Snow on Ice: When in Antarctica: the backup to the backup #8
“I think the secret to the work we do in many ways is as much as possible beforehand, asking the question, ‘what if, what if, what if.…’” Andy Smith, a principal investigator on the ITGC GHOST project, commented about working in Antarctica’s isolated and difficult outback. “You have to get used to the fact that you can have a wonderful plan on paper, and it’ll change completely when you’re actually trying to achieve it.” Looking back on our cruise, this mantra has unquestionably held true. When you work in Antarctica, you work in one of the harshest environments in the world, and definitely the most remote. That means contending with a wide range of unpredictable weather and ice conditions, medical challenges with the nearest hospital four days away, and instruments and infrastructure that take a beating or become obstinate in freezing wet conditions. The fact that we now sat with Andy at the British Antarctic Survey’s Rothera Station on the Antarctic Peninsula was testament to that.
On February 14th, we had left the Edward Islands on our way, finally, to the ice front of Thwaites Glacier. By then, we had experienced a day where we had sent our seal and geology teams to the islands and had to immediately turn around to retrieve them as winds rose to over 30 knots in less than an hour. Riding in the small boat could feel like a thorough 30-minute rinse in the washing machine, set to bitter cold and extra salty, even with your survival suit on. That left us only able to do multibeam – mapping the features on the sea floor – our contingency plan for the 20 hours we waited for winds to come back down below 20 knots. When the weather calmed, our work on the islands continued successfully in bright sunshine.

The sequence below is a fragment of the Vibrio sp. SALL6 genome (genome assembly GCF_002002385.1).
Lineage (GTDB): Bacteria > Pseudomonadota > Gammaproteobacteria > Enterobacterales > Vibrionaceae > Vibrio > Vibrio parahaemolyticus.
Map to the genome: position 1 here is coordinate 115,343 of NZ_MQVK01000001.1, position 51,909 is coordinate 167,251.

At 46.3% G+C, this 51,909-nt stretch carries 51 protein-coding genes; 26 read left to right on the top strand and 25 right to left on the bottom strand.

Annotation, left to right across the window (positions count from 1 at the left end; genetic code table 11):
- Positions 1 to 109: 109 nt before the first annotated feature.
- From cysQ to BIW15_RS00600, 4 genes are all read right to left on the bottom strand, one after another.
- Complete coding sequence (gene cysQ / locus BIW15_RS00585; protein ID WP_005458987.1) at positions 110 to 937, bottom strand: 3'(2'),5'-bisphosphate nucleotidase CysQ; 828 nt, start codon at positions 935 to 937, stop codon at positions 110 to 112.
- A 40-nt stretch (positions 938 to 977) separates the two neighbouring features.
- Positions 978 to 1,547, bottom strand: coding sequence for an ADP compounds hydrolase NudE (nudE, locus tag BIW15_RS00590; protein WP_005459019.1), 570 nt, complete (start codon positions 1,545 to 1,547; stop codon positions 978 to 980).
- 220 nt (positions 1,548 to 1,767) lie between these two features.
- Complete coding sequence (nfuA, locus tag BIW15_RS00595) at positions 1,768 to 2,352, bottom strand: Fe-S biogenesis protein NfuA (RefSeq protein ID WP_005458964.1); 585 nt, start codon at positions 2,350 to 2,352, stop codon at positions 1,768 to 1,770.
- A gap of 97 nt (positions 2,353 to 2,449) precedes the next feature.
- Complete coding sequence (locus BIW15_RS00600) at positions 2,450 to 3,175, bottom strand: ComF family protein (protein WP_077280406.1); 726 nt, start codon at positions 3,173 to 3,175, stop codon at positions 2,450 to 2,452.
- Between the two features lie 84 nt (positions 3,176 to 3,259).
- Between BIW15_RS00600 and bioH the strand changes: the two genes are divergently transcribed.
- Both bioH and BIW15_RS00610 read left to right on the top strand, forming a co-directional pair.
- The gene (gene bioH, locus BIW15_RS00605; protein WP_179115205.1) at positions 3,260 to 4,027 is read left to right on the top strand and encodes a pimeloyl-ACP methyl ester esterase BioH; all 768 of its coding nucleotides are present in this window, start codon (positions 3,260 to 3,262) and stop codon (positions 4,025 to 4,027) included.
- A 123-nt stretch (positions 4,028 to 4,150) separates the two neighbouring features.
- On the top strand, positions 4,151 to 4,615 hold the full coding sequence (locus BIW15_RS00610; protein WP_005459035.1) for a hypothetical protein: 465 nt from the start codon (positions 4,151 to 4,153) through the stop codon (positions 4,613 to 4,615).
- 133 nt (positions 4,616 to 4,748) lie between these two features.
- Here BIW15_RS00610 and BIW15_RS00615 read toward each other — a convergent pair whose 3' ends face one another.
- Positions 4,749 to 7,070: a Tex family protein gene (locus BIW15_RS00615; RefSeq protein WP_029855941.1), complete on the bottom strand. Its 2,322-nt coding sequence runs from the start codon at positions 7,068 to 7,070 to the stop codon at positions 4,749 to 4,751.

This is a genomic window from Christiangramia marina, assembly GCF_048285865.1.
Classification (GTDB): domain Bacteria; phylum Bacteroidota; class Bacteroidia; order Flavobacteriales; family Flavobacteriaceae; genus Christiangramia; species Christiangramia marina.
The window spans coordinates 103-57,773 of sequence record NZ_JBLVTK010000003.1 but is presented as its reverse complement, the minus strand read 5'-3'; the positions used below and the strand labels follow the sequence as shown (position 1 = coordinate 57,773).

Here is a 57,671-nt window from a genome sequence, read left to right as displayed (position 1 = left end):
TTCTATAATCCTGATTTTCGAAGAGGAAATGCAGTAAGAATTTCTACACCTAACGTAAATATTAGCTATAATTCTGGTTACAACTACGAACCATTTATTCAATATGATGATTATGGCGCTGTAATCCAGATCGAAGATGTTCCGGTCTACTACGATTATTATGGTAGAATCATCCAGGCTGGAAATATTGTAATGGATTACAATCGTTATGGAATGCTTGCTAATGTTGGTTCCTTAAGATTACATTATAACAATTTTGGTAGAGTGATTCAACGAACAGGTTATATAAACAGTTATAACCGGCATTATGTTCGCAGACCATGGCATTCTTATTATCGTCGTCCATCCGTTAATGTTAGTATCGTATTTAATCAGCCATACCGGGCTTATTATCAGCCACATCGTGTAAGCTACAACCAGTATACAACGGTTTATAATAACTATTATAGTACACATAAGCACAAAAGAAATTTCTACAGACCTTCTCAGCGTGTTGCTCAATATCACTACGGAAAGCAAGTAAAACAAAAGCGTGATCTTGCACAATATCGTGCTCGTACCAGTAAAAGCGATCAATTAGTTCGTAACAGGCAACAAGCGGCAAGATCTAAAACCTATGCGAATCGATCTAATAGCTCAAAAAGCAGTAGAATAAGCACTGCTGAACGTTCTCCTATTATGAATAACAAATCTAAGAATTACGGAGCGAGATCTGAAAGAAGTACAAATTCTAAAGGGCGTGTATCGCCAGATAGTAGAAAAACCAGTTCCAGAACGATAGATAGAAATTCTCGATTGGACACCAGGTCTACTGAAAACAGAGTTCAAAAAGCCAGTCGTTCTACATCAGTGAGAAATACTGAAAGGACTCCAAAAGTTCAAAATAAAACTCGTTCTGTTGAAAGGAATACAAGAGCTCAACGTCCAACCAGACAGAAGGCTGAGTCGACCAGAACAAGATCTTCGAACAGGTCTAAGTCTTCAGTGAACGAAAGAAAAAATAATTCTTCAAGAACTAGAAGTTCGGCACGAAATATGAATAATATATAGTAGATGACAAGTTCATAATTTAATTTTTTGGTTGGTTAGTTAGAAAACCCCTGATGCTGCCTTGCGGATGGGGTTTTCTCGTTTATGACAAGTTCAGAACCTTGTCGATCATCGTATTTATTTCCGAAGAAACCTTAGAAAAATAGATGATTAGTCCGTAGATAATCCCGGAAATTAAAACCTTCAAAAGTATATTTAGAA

After departing the islands, we stopped to let TARSAN scientist Mark Barham from the British Antarctic Survey (BAS), pull up an ocean mooring. The 400 meter (1400 foot) mooring line anchored onto the sea floor had six instruments clamped on along its length and had been recording ocean temperature, salinity, and velocity from the deep for five years, here. After the successful recovery of the gold mine of data that will soon feed many hungry ice sheet and ocean models, we headed for Thwaites.
Eight hours from our destination, though, we got the word. The ship needed to run a medevac (stands for medical evacuation) for someone onboard. While the person was stable, they needed medical attention that could only be found at a hospital, the closest being in Punta Arenas, Chile. We needed to head to Rothera Station, a four-day journey at top cruising speed (13 knots) out of the Amundsen Sea and over to the Antarctic Peninsula. From there, the individual would take a quick flight north to Punta Arenas.
So there we were at Rothera, an unexpected destination on the cruise, but one that worked out to be an incredible addition. Marguerite Bay, leading up to the station, sat surrounded by jagged towering mountains, snow-covered and draped with stunning smooth-topped glaciers that ran between the peaks like winding, amusement park slides. Sharp black volcanic rock peeked through in areas where snow had melted from the steep mountain slopes. Rothera Station sat cradled at the edge of the water, almost unnoticeable from afar amongst the goliaths around it -- despite the large construction cranes renovating its waterfront. Needless to say, it wasn’t a bad place to wait for a day or two if you had to.